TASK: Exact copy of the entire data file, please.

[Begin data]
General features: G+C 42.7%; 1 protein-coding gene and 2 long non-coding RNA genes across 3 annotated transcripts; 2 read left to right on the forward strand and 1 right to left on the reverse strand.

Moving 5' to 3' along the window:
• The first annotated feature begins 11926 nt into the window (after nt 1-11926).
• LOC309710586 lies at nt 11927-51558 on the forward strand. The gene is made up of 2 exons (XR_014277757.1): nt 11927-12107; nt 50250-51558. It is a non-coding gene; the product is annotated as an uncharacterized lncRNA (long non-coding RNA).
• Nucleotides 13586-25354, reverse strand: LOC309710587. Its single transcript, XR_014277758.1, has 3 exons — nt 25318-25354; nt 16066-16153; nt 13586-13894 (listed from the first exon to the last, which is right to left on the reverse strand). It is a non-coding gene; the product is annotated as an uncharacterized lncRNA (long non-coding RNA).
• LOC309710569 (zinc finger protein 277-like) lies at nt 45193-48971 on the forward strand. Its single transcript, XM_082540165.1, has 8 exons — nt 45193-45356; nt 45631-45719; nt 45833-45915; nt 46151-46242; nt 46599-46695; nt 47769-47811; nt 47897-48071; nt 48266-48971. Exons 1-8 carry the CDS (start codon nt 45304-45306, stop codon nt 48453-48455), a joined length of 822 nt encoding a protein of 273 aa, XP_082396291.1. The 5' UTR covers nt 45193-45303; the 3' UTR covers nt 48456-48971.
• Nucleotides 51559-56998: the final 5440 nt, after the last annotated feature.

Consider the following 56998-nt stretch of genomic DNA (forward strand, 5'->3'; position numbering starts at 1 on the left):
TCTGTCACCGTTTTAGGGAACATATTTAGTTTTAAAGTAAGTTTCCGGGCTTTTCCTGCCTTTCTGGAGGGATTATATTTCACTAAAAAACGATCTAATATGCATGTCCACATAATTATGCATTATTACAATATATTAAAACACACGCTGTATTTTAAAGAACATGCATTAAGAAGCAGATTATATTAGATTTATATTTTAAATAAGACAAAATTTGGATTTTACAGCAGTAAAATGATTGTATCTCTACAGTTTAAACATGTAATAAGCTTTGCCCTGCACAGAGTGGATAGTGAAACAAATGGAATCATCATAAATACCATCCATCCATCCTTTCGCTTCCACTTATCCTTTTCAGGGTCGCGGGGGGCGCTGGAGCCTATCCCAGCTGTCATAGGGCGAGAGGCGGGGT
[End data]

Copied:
General features: G+C 42.7%; 1 protein-coding gene and 2 long non-coding RNA genes across 3 annotated transcripts; 2 read left to right on the forward strand and 1 right to left on the reverse strand.

Moving 5' to 3' along the window:
• The first annotated feature begins 11926 nt into the window (after nt 1-11926).
• LOC309710586 lies at nt 11927-51558 on the forward strand. The gene is made up of 2 exons (XR_014277757.1): nt 11927-12107; nt 50250-51558. It is a non-coding gene; the product is annotated as an uncharacterized lncRNA (long non-coding RNA).
• Nucleotides 13586-25354, reverse strand: LOC309710587. Its single transcript, XR_014277758.1, has 3 exons — nt 25318-25354; nt 16066-16153; nt 13586-13894 (listed from the first exon to the last, which is right to left on the reverse strand). It is a non-coding gene; the product is annotated as an uncharacterized lncRNA (long non-coding RNA).
• LOC309710569 (zinc finger protein 277-like) lies at nt 45193-48971 on the forward strand. Its single transcript, XM_082540165.1, has 8 exons — nt 45193-45356; nt 45631-45719; nt 45833-45915; nt 46151-46242; nt 46599-46695; nt 47769-47811; nt 47897-48071; nt 48266-48971. Exons 1-8 carry the CDS (start codon nt 45304-45306, stop codon nt 48453-48455), a joined length of 822 nt encoding a protein of 273 aa, XP_082396291.1. The 5' UTR covers nt 45193-45303; the 3' UTR covers nt 48456-48971.
• Nucleotides 51559-56998: the final 5440 nt, after the last annotated feature.

Consider the following 56998-nt stretch of genomic DNA (forward strand, 5'->3'; position numbering starts at 1 on the left):
TCTGTCACCGTTTTAGGGAACATATTTAGTTTTAAAGTAAGTTTCCGGGCTTTTCCTGCCTTTCTGGAGGGATTATATTTCACTAAAAAACGATCTAATATGCATGTCCACATAATTATGCATTATTACAATATATTAAAACACACGCTGTATTTTAAAGAACATGCATTAAGAAGCAGATTATATTAGATTTATATTTTAAATAAGACAAAATTTGGATTTTACAGCAGTAAAATGATTGTATCTCTACAGTTTAAACATGTAATAAGCTTTGCCCTGCACAGAGTGGATAGTGAAACAAATGGAATCATCATAAATACCATCCATCCATCCTTTCGCTTCCACTTATCCTTTTCAGGGTCGCGGGGGGCGCTGGAGCCTATCCCAGCTGTCATAGGGCGAGAGGCGGGGT